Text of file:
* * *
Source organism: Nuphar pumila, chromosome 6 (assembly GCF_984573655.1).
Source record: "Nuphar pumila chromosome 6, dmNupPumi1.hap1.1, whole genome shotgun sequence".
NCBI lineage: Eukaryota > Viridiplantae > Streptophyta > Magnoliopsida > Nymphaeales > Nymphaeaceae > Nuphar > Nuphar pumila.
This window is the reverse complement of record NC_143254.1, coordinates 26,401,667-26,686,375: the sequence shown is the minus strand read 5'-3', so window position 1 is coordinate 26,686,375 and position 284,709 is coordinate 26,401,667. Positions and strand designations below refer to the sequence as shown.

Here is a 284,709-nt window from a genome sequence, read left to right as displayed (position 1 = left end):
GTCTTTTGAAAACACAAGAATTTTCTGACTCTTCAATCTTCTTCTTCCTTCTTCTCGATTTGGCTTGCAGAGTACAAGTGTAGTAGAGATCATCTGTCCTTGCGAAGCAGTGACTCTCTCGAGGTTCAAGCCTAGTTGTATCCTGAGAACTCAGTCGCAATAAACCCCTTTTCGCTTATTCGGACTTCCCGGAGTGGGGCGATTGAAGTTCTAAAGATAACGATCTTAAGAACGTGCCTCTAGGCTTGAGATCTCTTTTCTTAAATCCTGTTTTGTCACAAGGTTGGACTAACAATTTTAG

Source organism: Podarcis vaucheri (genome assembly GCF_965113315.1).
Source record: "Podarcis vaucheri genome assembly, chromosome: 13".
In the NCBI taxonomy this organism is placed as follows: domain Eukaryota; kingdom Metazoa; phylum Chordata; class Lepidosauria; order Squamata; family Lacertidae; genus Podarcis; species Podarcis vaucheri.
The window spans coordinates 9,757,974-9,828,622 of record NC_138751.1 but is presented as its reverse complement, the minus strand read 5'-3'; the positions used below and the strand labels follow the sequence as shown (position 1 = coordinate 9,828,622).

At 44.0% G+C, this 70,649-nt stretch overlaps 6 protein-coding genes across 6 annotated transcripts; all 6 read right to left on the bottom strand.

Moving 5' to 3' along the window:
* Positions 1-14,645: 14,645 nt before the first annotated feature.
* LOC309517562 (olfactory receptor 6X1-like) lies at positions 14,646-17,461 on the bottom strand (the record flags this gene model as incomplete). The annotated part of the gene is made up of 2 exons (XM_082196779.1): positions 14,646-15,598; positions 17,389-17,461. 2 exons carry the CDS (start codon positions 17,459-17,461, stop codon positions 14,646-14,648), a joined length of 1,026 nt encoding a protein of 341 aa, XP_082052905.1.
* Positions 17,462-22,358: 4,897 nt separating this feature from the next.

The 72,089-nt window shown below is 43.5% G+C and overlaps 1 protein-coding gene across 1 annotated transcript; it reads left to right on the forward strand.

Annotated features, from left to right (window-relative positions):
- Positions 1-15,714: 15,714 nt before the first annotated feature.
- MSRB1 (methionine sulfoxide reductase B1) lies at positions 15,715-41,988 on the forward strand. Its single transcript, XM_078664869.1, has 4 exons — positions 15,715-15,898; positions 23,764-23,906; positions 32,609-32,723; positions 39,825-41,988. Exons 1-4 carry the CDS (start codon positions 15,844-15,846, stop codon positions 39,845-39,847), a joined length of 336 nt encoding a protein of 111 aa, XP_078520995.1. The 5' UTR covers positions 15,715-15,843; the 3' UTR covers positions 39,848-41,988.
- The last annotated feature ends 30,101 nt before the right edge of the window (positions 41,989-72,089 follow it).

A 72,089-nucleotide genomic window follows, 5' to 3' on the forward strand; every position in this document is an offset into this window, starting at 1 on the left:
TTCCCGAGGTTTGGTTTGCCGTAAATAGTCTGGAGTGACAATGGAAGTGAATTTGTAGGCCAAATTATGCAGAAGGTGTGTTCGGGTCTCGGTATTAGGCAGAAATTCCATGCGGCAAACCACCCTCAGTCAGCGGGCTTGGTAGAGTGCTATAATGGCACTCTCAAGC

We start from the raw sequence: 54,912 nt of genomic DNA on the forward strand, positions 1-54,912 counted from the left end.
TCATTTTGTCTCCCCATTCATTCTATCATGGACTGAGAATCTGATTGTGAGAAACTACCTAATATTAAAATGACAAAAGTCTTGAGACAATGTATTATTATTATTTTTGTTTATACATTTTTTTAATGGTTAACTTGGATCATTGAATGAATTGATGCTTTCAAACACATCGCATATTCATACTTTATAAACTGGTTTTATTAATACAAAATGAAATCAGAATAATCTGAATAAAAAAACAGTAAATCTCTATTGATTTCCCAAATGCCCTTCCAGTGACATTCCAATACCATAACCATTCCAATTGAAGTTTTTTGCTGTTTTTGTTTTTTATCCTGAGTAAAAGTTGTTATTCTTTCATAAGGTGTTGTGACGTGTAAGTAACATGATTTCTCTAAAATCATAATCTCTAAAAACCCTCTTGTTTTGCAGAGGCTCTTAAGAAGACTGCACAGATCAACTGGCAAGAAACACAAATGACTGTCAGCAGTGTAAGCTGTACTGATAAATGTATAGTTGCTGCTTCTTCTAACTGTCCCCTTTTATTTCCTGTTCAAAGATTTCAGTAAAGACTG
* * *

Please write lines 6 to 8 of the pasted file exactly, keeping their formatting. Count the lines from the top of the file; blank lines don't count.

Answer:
GTCTTTTGAAAACACAAGAATTTTCTGACTCTTCAATCTTCTTCTTCCTTCTTCTCGATTTGGCTTGCAGAGTACAAGTGTAGTAGAGATCATCTGTCCTTGCGAAGCAGTGACTCTCTCGAGGTTCAAGCCTAGTTGTATCCTGAGAACTCAGTCGCAATAAACCCCTTTTCGCTTATTCGGACTTCCCGGAGTGGGGCGATTGAAGTTCTAAAGATAACGATCTTAAGAACGTGCCTCTAGGCTTGAGATCTCTTTTCTTAAATCCTGTTTTGTCACAAGGTTGGACTAACAATTTTAG

Source organism: Podarcis vaucheri (genome assembly GCF_965113315.1).
Source record: "Podarcis vaucheri genome assembly, chromosome: 13".